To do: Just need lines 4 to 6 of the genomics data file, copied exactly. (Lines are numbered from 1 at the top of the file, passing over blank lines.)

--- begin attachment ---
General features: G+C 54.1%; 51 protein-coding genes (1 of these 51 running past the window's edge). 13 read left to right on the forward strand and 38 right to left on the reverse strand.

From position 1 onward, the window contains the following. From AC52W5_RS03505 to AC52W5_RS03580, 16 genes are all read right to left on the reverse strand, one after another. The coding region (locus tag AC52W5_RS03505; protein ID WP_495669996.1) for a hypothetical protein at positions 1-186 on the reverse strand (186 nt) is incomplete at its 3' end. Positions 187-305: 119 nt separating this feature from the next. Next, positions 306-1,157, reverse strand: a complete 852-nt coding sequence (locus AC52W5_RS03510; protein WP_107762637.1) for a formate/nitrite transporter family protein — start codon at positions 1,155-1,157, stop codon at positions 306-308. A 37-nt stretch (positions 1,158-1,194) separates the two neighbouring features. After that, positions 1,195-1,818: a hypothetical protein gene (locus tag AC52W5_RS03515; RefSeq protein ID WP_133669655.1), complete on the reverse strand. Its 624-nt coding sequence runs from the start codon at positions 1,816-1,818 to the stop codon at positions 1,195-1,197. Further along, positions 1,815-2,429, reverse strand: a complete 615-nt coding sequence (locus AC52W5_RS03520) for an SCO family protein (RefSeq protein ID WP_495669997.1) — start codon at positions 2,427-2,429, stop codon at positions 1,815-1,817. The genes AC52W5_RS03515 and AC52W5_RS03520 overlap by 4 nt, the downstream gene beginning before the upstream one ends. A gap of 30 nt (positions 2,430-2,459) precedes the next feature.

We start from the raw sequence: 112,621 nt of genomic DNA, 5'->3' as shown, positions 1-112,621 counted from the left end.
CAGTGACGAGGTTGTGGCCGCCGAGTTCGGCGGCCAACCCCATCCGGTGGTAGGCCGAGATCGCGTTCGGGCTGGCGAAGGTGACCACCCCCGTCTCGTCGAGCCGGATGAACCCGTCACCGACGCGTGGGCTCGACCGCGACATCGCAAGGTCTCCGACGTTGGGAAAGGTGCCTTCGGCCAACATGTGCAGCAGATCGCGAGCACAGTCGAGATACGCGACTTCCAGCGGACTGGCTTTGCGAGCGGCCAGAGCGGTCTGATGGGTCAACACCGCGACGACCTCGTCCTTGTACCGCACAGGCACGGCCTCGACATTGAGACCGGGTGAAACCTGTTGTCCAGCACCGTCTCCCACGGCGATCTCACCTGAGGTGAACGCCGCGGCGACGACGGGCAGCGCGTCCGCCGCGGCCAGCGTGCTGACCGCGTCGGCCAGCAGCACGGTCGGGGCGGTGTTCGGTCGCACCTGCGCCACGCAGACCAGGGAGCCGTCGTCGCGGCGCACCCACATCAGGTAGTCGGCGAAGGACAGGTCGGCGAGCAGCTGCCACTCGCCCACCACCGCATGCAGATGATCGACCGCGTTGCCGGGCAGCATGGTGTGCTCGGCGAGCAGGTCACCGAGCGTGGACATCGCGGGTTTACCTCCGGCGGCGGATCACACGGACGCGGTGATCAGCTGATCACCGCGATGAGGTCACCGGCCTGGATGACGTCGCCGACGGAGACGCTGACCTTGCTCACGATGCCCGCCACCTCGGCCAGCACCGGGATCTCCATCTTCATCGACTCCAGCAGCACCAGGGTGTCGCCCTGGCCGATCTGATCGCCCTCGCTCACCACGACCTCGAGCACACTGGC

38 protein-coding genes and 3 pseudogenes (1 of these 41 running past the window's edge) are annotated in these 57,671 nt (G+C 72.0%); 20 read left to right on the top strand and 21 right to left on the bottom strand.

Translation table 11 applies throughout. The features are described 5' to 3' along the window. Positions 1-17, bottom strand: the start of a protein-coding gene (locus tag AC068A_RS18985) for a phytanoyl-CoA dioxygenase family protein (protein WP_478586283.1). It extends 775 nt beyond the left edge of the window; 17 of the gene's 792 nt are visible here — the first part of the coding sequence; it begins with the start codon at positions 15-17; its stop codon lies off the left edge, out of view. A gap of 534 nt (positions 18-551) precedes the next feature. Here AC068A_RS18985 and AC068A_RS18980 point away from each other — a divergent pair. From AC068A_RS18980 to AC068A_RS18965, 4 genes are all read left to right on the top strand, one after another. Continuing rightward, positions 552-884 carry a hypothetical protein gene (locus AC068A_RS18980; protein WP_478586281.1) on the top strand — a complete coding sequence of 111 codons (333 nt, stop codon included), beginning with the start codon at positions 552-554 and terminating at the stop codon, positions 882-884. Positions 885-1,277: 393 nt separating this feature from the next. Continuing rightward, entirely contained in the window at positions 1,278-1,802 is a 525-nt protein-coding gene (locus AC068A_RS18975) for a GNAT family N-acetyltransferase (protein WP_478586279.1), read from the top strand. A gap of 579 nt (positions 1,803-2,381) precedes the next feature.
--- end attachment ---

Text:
CAGTGACGAGGTTGTGGCCGCCGAGTTCGGCGGCCAACCCCATCCGGTGGTAGGCCGAGATCGCGTTCGGGCTGGCGAAGGTGACCACCCCCGTCTCGTCGAGCCGGATGAACCCGTCACCGACGCGTGGGCTCGACCGCGACATCGCAAGGTCTCCGACGTTGGGAAAGGTGCCTTCGGCCAACATGTGCAGCAGATCGCGAGCACAGTCGAGATACGCGACTTCCAGCGGACTGGCTTTGCGAGCGGCCAGAGCGGTCTGATGGGTCAACACCGCGACGACCTCGTCCTTGTACCGCACAGGCACGGCCTCGACATTGAGACCGGGTGAAACCTGTTGTCCAGCACCGTCTCCCACGGCGATCTCACCTGAGGTGAACGCCGCGGCGACGACGGGCAGCGCGTCCGCCGCGGCCAGCGTGCTGACCGCGTCGGCCAGCAGCACGGTCGGGGCGGTGTTCGGTCGCACCTGCGCCACGCAGACCAGGGAGCCGTCGTCGCGGCGCACCCACATCAGGTAGTCGGCGAAGGACAGGTCGGCGAGCAGCTGCCACTCGCCCACCACCGCATGCAGATGATCGACCGCGTTGCCGGGCAGCATGGTGTGCTCGGCGAGCAGGTCACCGAGCGTGGACATCGCGGGTTTACCTCCGGCGGCGGATCACACGGACGCGGTGATCAGCTGATCACCGCGATGAGGTCACCGGCCTGGATGACGTCGCCGACGGAGACGCTGACCTTGCTCACGATGCCCGCCACCTCGGCCAGCACCGGGATCTCCATCTTCATCGACTCCAGCAGCACCAGGGTGTCGCCCTGGCCGATCTGATCGCCCTCGCTCACCACGACCTCGAGCACACTGGC

38 protein-coding genes and 3 pseudogenes (1 of these 41 running past the window's edge) are annotated in these 57,671 nt (G+C 72.0%); 20 read left to right on the top strand and 21 right to left on the bottom strand.

Translation table 11 applies throughout. The features are described 5' to 3' along the window. Positions 1-17, bottom strand: the start of a protein-coding gene (locus tag AC068A_RS18985) for a phytanoyl-CoA dioxygenase family protein (protein WP_478586283.1). It extends 775 nt beyond the left edge of the window; 17 of the gene's 792 nt are visible here — the first part of the coding sequence; it begins with the start codon at positions 15-17; its stop codon lies off the left edge, out of view. A gap of 534 nt (positions 18-551) precedes the next feature. Here AC068A_RS18985 and AC068A_RS18980 point away from each other — a divergent pair. From AC068A_RS18980 to AC068A_RS18965, 4 genes are all read left to right on the top strand, one after another. Continuing rightward, positions 552-884 carry a hypothetical protein gene (locus AC068A_RS18980; protein WP_478586281.1) on the top strand — a complete coding sequence of 111 codons (333 nt, stop codon included), beginning with the start codon at positions 552-554 and terminating at the stop codon, positions 882-884. Positions 885-1,277: 393 nt separating this feature from the next. Continuing rightward, entirely contained in the window at positions 1,278-1,802 is a 525-nt protein-coding gene (locus AC068A_RS18975) for a GNAT family N-acetyltransferase (protein WP_478586279.1), read from the top strand. A gap of 579 nt (positions 1,803-2,381) precedes the next feature.